Simplify, Simplify, Simplify!
Spring has sprung!
And so has my desire to simply my life. Not just the THINGS in my life, but also the thoughts in my head, my daily routine, and the way I do things.
When I look for role models in the simplicity department the first one that comes to my head makes me grin in remembrance of my childhood: Mr Rogers. Do you remember this guy? He send a powerful message to my generation that the world is good and that our surroundings deserve our respect and care. He conveyed this message with such simplicity with his calm demeanor and regular habits that I remember really wanting to be his neighbor. It was his simple ways that gave me a sense that everything was going to be ok. He responded to situations (rather than reacting to them) in a way that was slow and steady. Now, as a grownup and parent, I STILL want him to be my neighbor!
The following, written by Lex Breckinridge, reminded me why Mr. Rogers was a part of my life. He offered light in a simple way.
“Deep and simple is far more essential than shallow and complex.” This off-the-cuff observation was made by Fred Rogers, better known as “Mr. Rogers,” creator of “Mr. Rogers’ Neighborhood,” the longest running series on PBS. He said it to a young man named Benjamin Wagner during a conversation about Wagner’s job as a journalist and a producer for MTV, a job that Wagner regarded with much ambivalence. Rogers turned to him and said, “You know, Benjamin, I feel so strongly that deep and simple is far more essential than shallow and complex.” Mr. Rogers died not long thereafter, and Benjamin, who said that this comment haunted him for years, set out on a journey of discovery to get to know the real Mr. Rogers, to seek out the neighbors who knew Mr. Rogers best, to see what that seemingly offhand comment might really mean.
The results of this search may be seen in a beautiful, moving documentary film called “Mr. Rogers & Me,” now showing on PBS. Benjamin discovered that Fred Rogers, an ordained Presbyterian minister who was in later years a faithful Episcopalian, was exactly the same warm, compassionate, caring person in real life as the character he played on his long-running children’s television program. He was completely sincere when he would say face-to-face to one person what he said to millions of children, “I like you just the way you are.”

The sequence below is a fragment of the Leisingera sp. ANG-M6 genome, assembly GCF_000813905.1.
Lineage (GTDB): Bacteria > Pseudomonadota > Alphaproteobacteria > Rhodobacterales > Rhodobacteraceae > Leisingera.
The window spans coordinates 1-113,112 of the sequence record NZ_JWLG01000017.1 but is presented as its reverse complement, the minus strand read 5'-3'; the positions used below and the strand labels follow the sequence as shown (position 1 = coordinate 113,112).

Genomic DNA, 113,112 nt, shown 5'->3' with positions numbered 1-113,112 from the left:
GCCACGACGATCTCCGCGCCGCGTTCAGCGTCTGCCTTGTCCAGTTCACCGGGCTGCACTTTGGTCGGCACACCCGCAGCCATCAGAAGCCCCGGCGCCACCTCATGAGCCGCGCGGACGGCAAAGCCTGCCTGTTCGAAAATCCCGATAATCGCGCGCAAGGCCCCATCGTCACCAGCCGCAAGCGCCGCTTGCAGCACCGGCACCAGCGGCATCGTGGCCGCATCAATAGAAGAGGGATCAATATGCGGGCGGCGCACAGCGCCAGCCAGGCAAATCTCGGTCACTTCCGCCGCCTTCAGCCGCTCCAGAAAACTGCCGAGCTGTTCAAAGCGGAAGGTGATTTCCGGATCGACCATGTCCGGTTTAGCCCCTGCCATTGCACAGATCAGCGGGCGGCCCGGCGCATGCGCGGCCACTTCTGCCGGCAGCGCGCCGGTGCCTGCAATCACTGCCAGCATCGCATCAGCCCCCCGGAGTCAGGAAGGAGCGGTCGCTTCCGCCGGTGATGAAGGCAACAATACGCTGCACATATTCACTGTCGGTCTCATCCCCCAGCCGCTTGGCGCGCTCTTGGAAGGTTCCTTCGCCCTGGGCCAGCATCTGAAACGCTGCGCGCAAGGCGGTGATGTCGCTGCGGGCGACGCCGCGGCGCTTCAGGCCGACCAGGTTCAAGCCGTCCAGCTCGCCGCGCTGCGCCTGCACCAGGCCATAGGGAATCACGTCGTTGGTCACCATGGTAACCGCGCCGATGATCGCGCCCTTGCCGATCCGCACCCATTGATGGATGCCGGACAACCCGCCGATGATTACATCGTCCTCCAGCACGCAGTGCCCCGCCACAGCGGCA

In the documentary we see the late Tim Russert saying that Rogers was “… forever taking advantage of every moment to tell people that it is important that we respect one another and love one another.” Linda Ellerbe observes that Rogers believed that everyone “… had this wonderful person inside who was just dying to get out, and he was going to open the door for you, and then help you open the door for others. That’s pretty simple and pretty deep.” A life’s work spent affirming the goodness of individual human beings, honoring their dignity, and teaching and encouraging them to pass that respect and love along to others. That sounds positively counter cultural. It certainly goes against the grain of our noisy, hypercompetitive world. In fact, it sounds like the gospel, and it sounds like Jesus’ instructions to his disciples to go spread the good news. Deep and simple, indeed.
We work diligently to make our lives complex. Do you feel as if your life is overscheduled? If so, chances are it is overly complex. Yet, all this complexity gets in the way of true human encounters. Anything and everything we do that does not affirm the worth of another human being or that ignores or overlooks another person who is as much God’s Beloved as we are probably indicates a degree of complexity in our lives that is life-denying rather than life-affirming.